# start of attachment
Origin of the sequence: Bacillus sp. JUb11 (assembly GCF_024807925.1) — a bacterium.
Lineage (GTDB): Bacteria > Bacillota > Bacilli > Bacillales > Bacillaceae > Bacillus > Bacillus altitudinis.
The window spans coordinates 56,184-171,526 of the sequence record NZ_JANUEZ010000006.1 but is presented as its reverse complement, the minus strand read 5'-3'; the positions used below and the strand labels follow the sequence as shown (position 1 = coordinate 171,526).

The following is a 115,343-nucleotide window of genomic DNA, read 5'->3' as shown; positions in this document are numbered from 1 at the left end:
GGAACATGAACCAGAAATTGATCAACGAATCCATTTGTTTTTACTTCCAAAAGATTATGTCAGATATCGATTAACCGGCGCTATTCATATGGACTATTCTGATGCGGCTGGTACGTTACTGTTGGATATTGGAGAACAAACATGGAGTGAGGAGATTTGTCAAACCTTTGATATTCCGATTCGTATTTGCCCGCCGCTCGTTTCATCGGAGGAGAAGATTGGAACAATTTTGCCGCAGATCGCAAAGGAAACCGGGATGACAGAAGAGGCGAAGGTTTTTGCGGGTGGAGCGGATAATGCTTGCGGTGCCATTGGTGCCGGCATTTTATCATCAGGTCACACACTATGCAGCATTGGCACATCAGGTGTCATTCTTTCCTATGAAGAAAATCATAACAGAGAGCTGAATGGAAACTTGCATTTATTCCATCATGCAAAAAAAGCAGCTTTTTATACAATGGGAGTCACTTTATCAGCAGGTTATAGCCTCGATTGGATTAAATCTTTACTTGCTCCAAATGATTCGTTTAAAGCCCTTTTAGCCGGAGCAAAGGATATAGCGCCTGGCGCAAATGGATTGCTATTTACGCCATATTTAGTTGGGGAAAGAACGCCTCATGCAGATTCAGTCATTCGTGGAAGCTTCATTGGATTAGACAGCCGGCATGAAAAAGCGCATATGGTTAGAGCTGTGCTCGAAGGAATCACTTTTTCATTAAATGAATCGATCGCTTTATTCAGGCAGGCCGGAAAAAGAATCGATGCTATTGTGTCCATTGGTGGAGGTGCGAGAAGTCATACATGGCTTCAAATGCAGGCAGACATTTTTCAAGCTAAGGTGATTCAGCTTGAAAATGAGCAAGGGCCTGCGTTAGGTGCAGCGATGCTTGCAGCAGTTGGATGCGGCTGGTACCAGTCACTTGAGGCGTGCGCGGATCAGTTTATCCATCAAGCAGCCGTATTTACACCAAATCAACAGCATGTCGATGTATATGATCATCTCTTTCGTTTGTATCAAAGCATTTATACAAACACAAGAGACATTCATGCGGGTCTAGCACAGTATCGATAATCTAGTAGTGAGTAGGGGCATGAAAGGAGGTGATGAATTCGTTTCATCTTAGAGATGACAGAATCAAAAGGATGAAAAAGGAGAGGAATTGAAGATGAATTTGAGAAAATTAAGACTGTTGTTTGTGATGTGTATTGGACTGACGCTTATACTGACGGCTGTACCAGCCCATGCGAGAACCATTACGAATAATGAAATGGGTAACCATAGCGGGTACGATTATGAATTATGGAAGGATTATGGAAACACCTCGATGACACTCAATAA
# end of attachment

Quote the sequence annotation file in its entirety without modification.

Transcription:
Origin of the sequence: Bacillus sp. JUb11 (assembly GCF_024807925.1) — a bacterium.
Lineage (GTDB): Bacteria > Bacillota > Bacilli > Bacillales > Bacillaceae > Bacillus > Bacillus altitudinis.
The window spans coordinates 56,184-171,526 of the sequence record NZ_JANUEZ010000006.1 but is presented as its reverse complement, the minus strand read 5'-3'; the positions used below and the strand labels follow the sequence as shown (position 1 = coordinate 171,526).

The following is a 115,343-nucleotide window of genomic DNA, read 5'->3' as shown; positions in this document are numbered from 1 at the left end:
GGAACATGAACCAGAAATTGATCAACGAATCCATTTGTTTTTACTTCCAAAAGATTATGTCAGATATCGATTAACCGGCGCTATTCATATGGACTATTCTGATGCGGCTGGTACGTTACTGTTGGATATTGGAGAACAAACATGGAGTGAGGAGATTTGTCAAACCTTTGATATTCCGATTCGTATTTGCCCGCCGCTCGTTTCATCGGAGGAGAAGATTGGAACAATTTTGCCGCAGATCGCAAAGGAAACCGGGATGACAGAAGAGGCGAAGGTTTTTGCGGGTGGAGCGGATAATGCTTGCGGTGCCATTGGTGCCGGCATTTTATCATCAGGTCACACACTATGCAGCATTGGCACATCAGGTGTCATTCTTTCCTATGAAGAAAATCATAACAGAGAGCTGAATGGAAACTTGCATTTATTCCATCATGCAAAAAAAGCAGCTTTTTATACAATGGGAGTCACTTTATCAGCAGGTTATAGCCTCGATTGGATTAAATCTTTACTTGCTCCAAATGATTCGTTTAAAGCCCTTTTAGCCGGAGCAAAGGATATAGCGCCTGGCGCAAATGGATTGCTATTTACGCCATATTTAGTTGGGGAAAGAACGCCTCATGCAGATTCAGTCATTCGTGGAAGCTTCATTGGATTAGACAGCCGGCATGAAAAAGCGCATATGGTTAGAGCTGTGCTCGAAGGAATCACTTTTTCATTAAATGAATCGATCGCTTTATTCAGGCAGGCCGGAAAAAGAATCGATGCTATTGTGTCCATTGGTGGAGGTGCGAGAAGTCATACATGGCTTCAAATGCAGGCAGACATTTTTCAAGCTAAGGTGATTCAGCTTGAAAATGAGCAAGGGCCTGCGTTAGGTGCAGCGATGCTTGCAGCAGTTGGATGCGGCTGGTACCAGTCACTTGAGGCGTGCGCGGATCAGTTTATCCATCAAGCAGCCGTATTTACACCAAATCAACAGCATGTCGATGTATATGATCATCTCTTTCGTTTGTATCAAAGCATTTATACAAACACAAGAGACATTCATGCGGGTCTAGCACAGTATCGATAATCTAGTAGTGAGTAGGGGCATGAAAGGAGGTGATGAATTCGTTTCATCTTAGAGATGACAGAATCAAAAGGATGAAAAAGGAGAGGAATTGAAGATGAATTTGAGAAAATTAAGACTGTTGTTTGTGATGTGTATTGGACTGACGCTTATACTGACGGCTGTACCAGCCCATGCGAGAACCATTACGAATAATGAAATGGGTAACCATAGCGGGTACGATTATGAATTATGGAAGGATTATGGAAACACCTCGATGACACTCAATAA